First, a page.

Small Business Provisions in the FY 2023 NDAA

Published: February 08, 2023

Federal Market AnalysisBig DataDEFENSEInformation TechnologyNational Defense Authorization ActPolicy and LegislationSmall Business

The FY 2023 NDAA contains several provisions of interest to small businesses.

Continuing our blog series on interesting provisions in the National Defense Authorization Act (NDAA) for Fiscal Year 2023, today’s post summarizes and provides commentary on a handful of provisions in the legislation that will be of interest to small businesses working with the Department of Defense (DOD) and the Intelligence Community (IC).

Small Business Integration Working Group

Section 874 requires the Secretary of Defense to establish a Small Business Integration Working Group to share “best practices for maximizing the contributions of small business concerns in the defense industrial base … and practices for conducting oversight of the activities of the military departments and other components of the Department of Defense with respect to small business concerns.”

The DOD is increasingly concerned about the drop-off in the number of small businesses available to support its operations. This working group should help increase the potential for small concerns to grow their business with the DOD. 

Demonstration of Commercial Due Diligence for Small Business Programs

In Section 875 the Secretary of Defense is required to establish a program that demonstrates “commercial due diligence tools, techniques, and processes,” which help small businesses identify “attempts by malicious foreign actors to gain undue access to, or foreign ownership, control, or influence over the business.”

This requirement could result in the competition of a contract for a new due diligence tool that enables the DOD to accomplish its desired end. An assessment of tools currently used by the department’s Office of Small Business Utilization will be conducted first before any potential market research appears.

Development and Assessment of Mission Effectiveness Metrics

Section 875 calls for the Secretary of Defense, in coordination with the acquisition executives of the military departments to develop metrics for assessing the effectiveness of the DOD’s Small Business Innovation Research (SBIR) and Small Business Technology Transfer (STTR) programs. The metrics designed must identify gaps in current SBIR/STTR data and outline areas where a “new means” of collecting and/or visualizing the data is needed.

Recently re-authorized by Congress, SBIR and STTR programs provide the DOD with cutting-edge R&D and technical solutions. The development of metrics measuring the effectiveness of these programs could result in the competition of a contract for an advanced analytics suite.

Turning to provisions related to the IC we find the following:

Plan to Expand Sensitive Compartmented Information Facility Access by Certain Contractors

This section (#6715) directs the Director of National Intelligence (DNI), in consultation with the Secretary of Defense and the heads of such other elements of the intelligence community as the Director of National Intelligence may determine appropriate,” to develop a plan for expanding the access of small emerging technology companies to sensitive compartmented information facilities (SCIFs) where they can perform work.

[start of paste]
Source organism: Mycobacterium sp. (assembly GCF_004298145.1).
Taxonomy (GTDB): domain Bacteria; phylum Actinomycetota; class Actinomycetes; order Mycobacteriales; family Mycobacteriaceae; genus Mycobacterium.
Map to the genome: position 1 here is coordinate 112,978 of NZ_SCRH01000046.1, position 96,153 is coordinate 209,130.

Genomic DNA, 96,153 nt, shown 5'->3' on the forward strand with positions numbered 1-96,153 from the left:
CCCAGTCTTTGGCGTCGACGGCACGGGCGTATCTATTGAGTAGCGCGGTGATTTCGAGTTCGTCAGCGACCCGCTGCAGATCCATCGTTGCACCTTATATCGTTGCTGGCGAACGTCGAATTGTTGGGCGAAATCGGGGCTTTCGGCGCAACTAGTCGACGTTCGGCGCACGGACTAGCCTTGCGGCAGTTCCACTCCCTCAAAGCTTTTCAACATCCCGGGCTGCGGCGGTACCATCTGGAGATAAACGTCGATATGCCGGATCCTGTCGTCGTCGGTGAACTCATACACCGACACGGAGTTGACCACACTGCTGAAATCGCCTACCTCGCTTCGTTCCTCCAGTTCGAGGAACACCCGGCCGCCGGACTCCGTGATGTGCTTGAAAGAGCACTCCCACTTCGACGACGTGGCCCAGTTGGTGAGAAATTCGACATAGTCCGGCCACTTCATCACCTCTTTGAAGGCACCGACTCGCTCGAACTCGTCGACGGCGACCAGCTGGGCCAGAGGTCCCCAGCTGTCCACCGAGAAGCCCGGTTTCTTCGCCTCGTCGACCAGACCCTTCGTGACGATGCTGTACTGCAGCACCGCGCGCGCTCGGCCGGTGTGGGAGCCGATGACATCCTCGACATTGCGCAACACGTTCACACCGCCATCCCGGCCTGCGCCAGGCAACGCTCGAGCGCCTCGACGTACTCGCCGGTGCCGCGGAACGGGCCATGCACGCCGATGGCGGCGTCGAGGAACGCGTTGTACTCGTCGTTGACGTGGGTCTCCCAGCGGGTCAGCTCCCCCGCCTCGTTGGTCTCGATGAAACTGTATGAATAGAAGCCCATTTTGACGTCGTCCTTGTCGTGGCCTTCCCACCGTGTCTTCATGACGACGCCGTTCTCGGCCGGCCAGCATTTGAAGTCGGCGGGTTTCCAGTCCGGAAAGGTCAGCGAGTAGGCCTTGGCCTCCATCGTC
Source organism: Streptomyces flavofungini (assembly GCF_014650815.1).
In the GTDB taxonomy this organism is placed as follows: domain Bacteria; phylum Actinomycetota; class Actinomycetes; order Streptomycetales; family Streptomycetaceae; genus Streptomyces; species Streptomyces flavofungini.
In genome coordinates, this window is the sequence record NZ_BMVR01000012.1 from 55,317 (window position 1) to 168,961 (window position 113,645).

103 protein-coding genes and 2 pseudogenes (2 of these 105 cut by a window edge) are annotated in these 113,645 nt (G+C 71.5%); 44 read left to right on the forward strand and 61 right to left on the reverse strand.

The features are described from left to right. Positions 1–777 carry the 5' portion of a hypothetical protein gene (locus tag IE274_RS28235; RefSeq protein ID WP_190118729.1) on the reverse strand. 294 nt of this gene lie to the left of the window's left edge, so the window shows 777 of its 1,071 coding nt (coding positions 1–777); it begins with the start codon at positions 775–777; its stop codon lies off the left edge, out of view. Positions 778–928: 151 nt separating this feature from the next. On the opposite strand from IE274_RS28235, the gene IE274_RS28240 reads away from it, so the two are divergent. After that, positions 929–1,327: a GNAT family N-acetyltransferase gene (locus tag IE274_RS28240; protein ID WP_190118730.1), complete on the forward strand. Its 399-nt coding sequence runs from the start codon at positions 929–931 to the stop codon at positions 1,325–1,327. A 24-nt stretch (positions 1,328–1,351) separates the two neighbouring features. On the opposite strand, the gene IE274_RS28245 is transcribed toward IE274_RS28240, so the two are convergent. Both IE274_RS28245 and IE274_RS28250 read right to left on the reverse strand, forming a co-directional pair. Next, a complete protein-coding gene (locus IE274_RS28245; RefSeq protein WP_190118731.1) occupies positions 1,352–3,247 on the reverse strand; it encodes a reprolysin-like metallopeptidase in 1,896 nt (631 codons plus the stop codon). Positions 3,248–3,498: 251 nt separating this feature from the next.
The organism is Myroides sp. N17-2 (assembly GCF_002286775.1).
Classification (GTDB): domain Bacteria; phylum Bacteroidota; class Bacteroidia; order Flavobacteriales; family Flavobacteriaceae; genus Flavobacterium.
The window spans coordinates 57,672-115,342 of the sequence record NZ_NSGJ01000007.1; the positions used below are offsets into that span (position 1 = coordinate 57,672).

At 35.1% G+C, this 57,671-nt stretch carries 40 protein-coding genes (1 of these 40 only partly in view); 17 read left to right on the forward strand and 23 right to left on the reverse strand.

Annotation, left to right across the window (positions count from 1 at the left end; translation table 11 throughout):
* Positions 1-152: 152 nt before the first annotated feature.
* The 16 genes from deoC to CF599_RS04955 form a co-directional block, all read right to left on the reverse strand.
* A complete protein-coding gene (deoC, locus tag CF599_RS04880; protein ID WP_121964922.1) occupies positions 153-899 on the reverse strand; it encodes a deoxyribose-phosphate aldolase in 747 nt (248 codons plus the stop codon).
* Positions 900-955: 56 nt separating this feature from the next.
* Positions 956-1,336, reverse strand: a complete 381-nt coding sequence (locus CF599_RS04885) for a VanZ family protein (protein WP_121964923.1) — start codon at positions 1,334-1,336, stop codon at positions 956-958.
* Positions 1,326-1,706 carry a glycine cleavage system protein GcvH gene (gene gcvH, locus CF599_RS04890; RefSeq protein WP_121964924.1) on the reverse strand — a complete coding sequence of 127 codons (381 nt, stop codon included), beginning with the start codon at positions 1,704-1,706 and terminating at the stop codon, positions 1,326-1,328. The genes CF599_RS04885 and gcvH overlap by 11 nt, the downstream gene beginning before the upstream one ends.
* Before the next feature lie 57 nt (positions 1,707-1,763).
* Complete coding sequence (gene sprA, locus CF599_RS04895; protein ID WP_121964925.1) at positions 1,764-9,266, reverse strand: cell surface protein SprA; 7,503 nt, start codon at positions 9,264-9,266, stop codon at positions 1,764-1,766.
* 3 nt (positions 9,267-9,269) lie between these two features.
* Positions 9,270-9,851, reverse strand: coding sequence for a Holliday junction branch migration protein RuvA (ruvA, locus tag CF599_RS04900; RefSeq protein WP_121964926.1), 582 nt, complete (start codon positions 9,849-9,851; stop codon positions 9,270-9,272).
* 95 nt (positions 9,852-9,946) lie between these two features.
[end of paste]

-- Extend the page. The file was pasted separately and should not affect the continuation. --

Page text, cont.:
This provision hints at a roadblock concerning small business access to SCIFs. Requiring the DNI and Secretary of Defense to jointly report on “the extent to which security clearance requirements delay, limit, or otherwise disincentivize emerging technology companies from entering into contracts,” it becomes clear that the vetting process for clearing contractor personnel needs to be reformed in order to support small business partners. Don’t expect a quick fix on this one.

Report on Potential Benefits Establishing An ICWERX

Referring to the success of the Air Force’s AFWERX program, Section 6722 instructs the DNI “in coordination with the Director of the Central Intelligence Agency and the Director of the National Security Agency” to assess if “the Intelligence Community would benefit from the establishment of a new organization to be known as ICWERX.” The new ICWERX “would incorporate lessons learned from AFWERX of the Air Force, the DOD’s Defense Innovation Unit, and In-Q-Tel, an IC-sponsored corporation.

The report resulting from the assessment “shall include a review of the existing avenues for small- and medium-sized emerging technology companies to provide to the intelligence community artificial intelligence or other technology solutions.” If an ICWERX is established it would assist small and medium-sized emerging technology companies by “accelerating the procurement and fielding of innovative technologies.” This provision could spur the development of innovative small businesses since the ICWERX would help establish an avenue for earning revenue by contracting with the IC.

Taken together, these provisions tinker around the edges of challenges facing small business industry partners. There is some potentially good news for companies working in emerging technology fields, but these will not benefit the majority of small businesses facing rising costs and labor shortages. This said, anything that can be done to speed up awards, increase award amounts, and generally make it easier for small businesses to succeed in federal contracting will be welcome.